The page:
Red sky at night equals sailor’s delight, but demo account in morning could mean traders take warning. One of the reasons, is that demo accounts are considered by some to be a double edged sword. On one hand, they are very useful in learning most aspects of trading. They are also very handy in helping devise trading strategies, experiment with new currency pairs and trading instruments, as well as help with the familiarization of various trading platforms. However, their continued usage can develop into an unhealthy substitute for live trading. Traders are best served when demo accounts are an adjunct to their trading, and not the main concentration. We will focus on the positive features, for which there are many.
All traders should apprentice and hone their skills on demo accounts. Live account holders should always have a demo account “on the side,” to be used for testing new ideas, or to relieve boredom when the markets are stagnant and/or not sending entry signals that one might not want to trade. Here are a few other reasons:
Safety in numbers. There is no monetary risk at all. This can enhance a trader’s creativity and allow them to develop new ideas and paradigms. However, the impact on the psychological state of the trader, cannot be overlooked or underestimated. Many traders take greater risks, as well as trade more frequently with demo accounts, This can lead to disaster when the trader transitions to live accounts. Moreover, the execution speed of demo accounts is generally much faster than on live accounts and traders can become used to quicker entries and exits...especially scalpers. Often times, this speed cannot be replicated with live accounts, even with the same platform or broker.
Practice makes perfect. Trading is one of those things that takes time to really become consistently profitable. Some super natural individuals can learn how to trade in a few days, but for most of us mere mortals, it normally takes years to really acquire the knowledge to do it right. Knowledge usually comes from experience. Moreover, even the smartest and most experienced needs continuous education, and re-education as the lessons learned can be forgotten all too easily. Two of the best manual traders I know-the kind that routinely make over 30% profit each month in their live accounts where capital exceeds $100,000 (not including compounding), still trade with demo accounts (plus smaller live accounts). They are constantly testing variations of trade setups and technical indicators, as well as use demos to learn the idiosyncrasies of trading other currency pairs and commodities. Their goal is to trade live accounts like demo accounts, with the same degree of emotional detachment...and to trade demo as if they were live. The goal is convergence so that the trading experience is seamless and natural. For both traders-as with most of us-the biggest hurdle we have to overcome is NOT the markets, reading the fundamentals, interpreting the technicals, or even the mechanics of trading, but our own particular psychology.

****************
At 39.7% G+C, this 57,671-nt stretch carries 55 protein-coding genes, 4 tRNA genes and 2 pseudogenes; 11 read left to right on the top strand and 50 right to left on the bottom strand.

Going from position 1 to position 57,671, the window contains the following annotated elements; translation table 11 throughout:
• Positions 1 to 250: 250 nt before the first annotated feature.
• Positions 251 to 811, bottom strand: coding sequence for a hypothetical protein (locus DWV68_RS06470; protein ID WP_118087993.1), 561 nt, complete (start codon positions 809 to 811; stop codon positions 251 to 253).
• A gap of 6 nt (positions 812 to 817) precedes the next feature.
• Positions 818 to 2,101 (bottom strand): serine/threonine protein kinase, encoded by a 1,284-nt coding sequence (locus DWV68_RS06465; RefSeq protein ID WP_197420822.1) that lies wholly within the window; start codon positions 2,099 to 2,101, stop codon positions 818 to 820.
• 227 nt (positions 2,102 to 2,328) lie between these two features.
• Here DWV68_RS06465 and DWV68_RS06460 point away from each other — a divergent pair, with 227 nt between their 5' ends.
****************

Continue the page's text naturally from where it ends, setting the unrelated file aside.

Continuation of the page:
Test and retest. The market is always reminding us that nothing stays the same. Traders whom are doing well now, are likely to require readjustment to their strategies over time. Maintaining a demo account-and measuring profits and losses over longer periods-is one way to judge the success of trading methods. Indeed, this is one of the highest and best uses of demo accounts. Forex brokers seem to understand this as well. Many have changed their demo account policies to reflect ongoing use by traders whom may also have live accounts. In the past, demos were 30 day affairs, and the trader was cut off, while his or her email was inundated with sales pitches. Now, there is barely a mention of the amount of time one may use a demo. Some traders even use the demo for the charts only-FXCM’s Trading Station which has some of the best-while live trading off another platform (MT4 or MT5).
Keep the door open. Some traders will close their demo accounts when they open live accounts. When they suffer large losses or complete account blowout however, they will reopen old demo accounts or open new ones. Some of the more analytical traders whom backtest over multiyear frames, tend to keep demos open longest as well as those that test contrarian strategies and methods, or use the demos to demonstrate Expert Advisors. This is especially common with traders whom are designing their own automated trading strategies, or those whom are using trial versions of trading algorithms.
Distracting, yet helpful. Demo accounts can become a bad habit, even addictive for some folk. On balance though, they are really useful as long as the trader remembers:
There is no substitute for live trading.
Like training for combat soldiers, it must be as realistic for it to be useful.
Trade it like it’s real money and it will enure and enhance profit potential.
Treat demo losses and profits like real ones cause one day they just might be.
Trading demo means always staying in the game, even when one cannot afford to.
Maintain the trading edge by trading.